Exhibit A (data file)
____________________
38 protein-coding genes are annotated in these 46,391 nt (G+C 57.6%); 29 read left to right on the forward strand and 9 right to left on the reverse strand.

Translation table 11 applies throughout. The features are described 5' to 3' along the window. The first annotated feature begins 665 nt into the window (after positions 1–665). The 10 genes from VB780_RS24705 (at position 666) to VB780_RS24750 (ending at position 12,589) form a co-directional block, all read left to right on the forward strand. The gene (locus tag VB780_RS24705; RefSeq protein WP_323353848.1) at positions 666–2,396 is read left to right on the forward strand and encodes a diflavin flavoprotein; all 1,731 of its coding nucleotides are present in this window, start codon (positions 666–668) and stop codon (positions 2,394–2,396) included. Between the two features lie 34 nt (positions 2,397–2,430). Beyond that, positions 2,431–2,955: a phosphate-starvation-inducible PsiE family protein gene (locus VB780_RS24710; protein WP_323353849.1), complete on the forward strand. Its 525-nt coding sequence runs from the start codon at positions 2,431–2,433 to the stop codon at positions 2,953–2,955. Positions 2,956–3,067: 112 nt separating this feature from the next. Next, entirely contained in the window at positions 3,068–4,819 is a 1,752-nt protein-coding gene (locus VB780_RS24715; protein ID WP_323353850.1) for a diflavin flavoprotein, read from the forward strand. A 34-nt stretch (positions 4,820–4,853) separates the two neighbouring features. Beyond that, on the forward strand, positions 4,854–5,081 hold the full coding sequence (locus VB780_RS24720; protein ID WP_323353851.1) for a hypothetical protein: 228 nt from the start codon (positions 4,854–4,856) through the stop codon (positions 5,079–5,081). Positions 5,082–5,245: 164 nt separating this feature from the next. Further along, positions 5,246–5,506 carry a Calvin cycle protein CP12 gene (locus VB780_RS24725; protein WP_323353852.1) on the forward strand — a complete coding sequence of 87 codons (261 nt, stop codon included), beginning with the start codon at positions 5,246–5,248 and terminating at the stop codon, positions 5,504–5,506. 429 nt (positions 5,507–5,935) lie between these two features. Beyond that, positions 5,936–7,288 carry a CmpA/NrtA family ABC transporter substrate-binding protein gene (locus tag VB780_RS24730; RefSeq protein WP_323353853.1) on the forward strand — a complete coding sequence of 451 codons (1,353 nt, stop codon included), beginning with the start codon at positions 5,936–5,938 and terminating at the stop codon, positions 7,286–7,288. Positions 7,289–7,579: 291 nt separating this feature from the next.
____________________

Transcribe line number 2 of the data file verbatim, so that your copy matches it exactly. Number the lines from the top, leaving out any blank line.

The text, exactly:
Translation table 11 applies throughout. The features are described 5' to 3' along the window. The first annotated feature begins 665 nt into the window (after positions 1–665). The 10 genes from VB780_RS24705 (at position 666) to VB780_RS24750 (ending at position 12,589) form a co-directional block, all read left to right on the forward strand. The gene (locus tag VB780_RS24705; RefSeq protein WP_323353848.1) at positions 666–2,396 is read left to right on the forward strand and encodes a diflavin flavoprotein; all 1,731 of its coding nucleotides are present in this window, start codon (positions 666–668) and stop codon (positions 2,394–2,396) included. Between the two features lie 34 nt (positions 2,397–2,430). Beyond that, positions 2,431–2,955: a phosphate-starvation-inducible PsiE family protein gene (locus VB780_RS24710; protein WP_323353849.1), complete on the forward strand. Its 525-nt coding sequence runs from the start codon at positions 2,431–2,433 to the stop codon at positions 2,953–2,955. Positions 2,956–3,067: 112 nt separating this feature from the next. Next, entirely contained in the window at positions 3,068–4,819 is a 1,752-nt protein-coding gene (locus VB780_RS24715; protein ID WP_323353850.1) for a diflavin flavoprotein, read from the forward strand. A 34-nt stretch (positions 4,820–4,853) separates the two neighbouring features. Beyond that, on the forward strand, positions 4,854–5,081 hold the full coding sequence (locus VB780_RS24720; protein ID WP_323353851.1) for a hypothetical protein: 228 nt from the start codon (positions 4,854–4,856) through the stop codon (positions 5,079–5,081). Positions 5,082–5,245: 164 nt separating this feature from the next. Further along, positions 5,246–5,506 carry a Calvin cycle protein CP12 gene (locus VB780_RS24725; protein WP_323353852.1) on the forward strand — a complete coding sequence of 87 codons (261 nt, stop codon included), beginning with the start codon at positions 5,246–5,248 and terminating at the stop codon, positions 5,504–5,506. 429 nt (positions 5,507–5,935) lie between these two features. Beyond that, positions 5,936–7,288 carry a CmpA/NrtA family ABC transporter substrate-binding protein gene (locus tag VB780_RS24730; RefSeq protein WP_323353853.1) on the forward strand — a complete coding sequence of 451 codons (1,353 nt, stop codon included), beginning with the start codon at positions 5,936–5,938 and terminating at the stop codon, positions 7,286–7,288. Positions 7,289–7,579: 291 nt separating this feature from the next.